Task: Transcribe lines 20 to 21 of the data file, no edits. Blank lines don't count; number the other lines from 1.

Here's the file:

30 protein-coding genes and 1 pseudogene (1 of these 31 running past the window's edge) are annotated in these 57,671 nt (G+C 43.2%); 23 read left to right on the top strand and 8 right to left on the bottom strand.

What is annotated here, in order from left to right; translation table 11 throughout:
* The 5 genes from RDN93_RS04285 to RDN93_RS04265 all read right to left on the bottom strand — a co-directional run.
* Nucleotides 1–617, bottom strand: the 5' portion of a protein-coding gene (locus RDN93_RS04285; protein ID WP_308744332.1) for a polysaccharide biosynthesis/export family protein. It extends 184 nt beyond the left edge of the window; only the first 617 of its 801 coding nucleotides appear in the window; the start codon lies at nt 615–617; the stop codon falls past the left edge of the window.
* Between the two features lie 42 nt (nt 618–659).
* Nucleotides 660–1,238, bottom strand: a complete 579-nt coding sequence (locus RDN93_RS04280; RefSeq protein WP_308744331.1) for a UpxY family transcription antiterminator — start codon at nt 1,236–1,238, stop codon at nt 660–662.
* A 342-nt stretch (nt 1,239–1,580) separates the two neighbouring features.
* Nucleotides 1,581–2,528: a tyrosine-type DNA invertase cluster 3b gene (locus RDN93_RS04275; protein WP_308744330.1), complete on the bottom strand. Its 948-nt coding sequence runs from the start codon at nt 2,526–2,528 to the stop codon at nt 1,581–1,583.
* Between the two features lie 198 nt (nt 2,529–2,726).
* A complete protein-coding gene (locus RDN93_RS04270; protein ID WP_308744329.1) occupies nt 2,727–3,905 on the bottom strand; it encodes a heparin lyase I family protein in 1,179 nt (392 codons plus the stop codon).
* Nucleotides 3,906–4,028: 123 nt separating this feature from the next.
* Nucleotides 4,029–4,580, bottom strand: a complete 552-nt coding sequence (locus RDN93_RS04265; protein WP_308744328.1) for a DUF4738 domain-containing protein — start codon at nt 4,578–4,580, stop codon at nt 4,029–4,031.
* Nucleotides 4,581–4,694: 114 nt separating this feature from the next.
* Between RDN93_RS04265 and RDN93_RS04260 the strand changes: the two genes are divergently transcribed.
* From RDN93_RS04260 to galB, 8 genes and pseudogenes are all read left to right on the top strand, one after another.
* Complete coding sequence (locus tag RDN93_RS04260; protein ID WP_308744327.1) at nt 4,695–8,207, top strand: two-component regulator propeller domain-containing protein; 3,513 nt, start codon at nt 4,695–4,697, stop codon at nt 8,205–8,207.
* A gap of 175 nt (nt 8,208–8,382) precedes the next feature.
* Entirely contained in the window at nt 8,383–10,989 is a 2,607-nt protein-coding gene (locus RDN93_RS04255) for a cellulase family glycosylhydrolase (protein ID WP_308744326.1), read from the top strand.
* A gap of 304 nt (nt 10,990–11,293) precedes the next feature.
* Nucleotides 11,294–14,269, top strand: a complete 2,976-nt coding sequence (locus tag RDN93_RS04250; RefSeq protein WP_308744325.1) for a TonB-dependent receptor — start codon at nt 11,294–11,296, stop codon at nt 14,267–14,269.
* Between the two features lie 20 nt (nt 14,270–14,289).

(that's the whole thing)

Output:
* Nucleotides 11,294–14,269, top strand: a complete 2,976-nt coding sequence (locus tag RDN93_RS04250; RefSeq protein WP_308744325.1) for a TonB-dependent receptor — start codon at nt 11,294–11,296, stop codon at nt 14,267–14,269.
* Between the two features lie 20 nt (nt 14,270–14,289).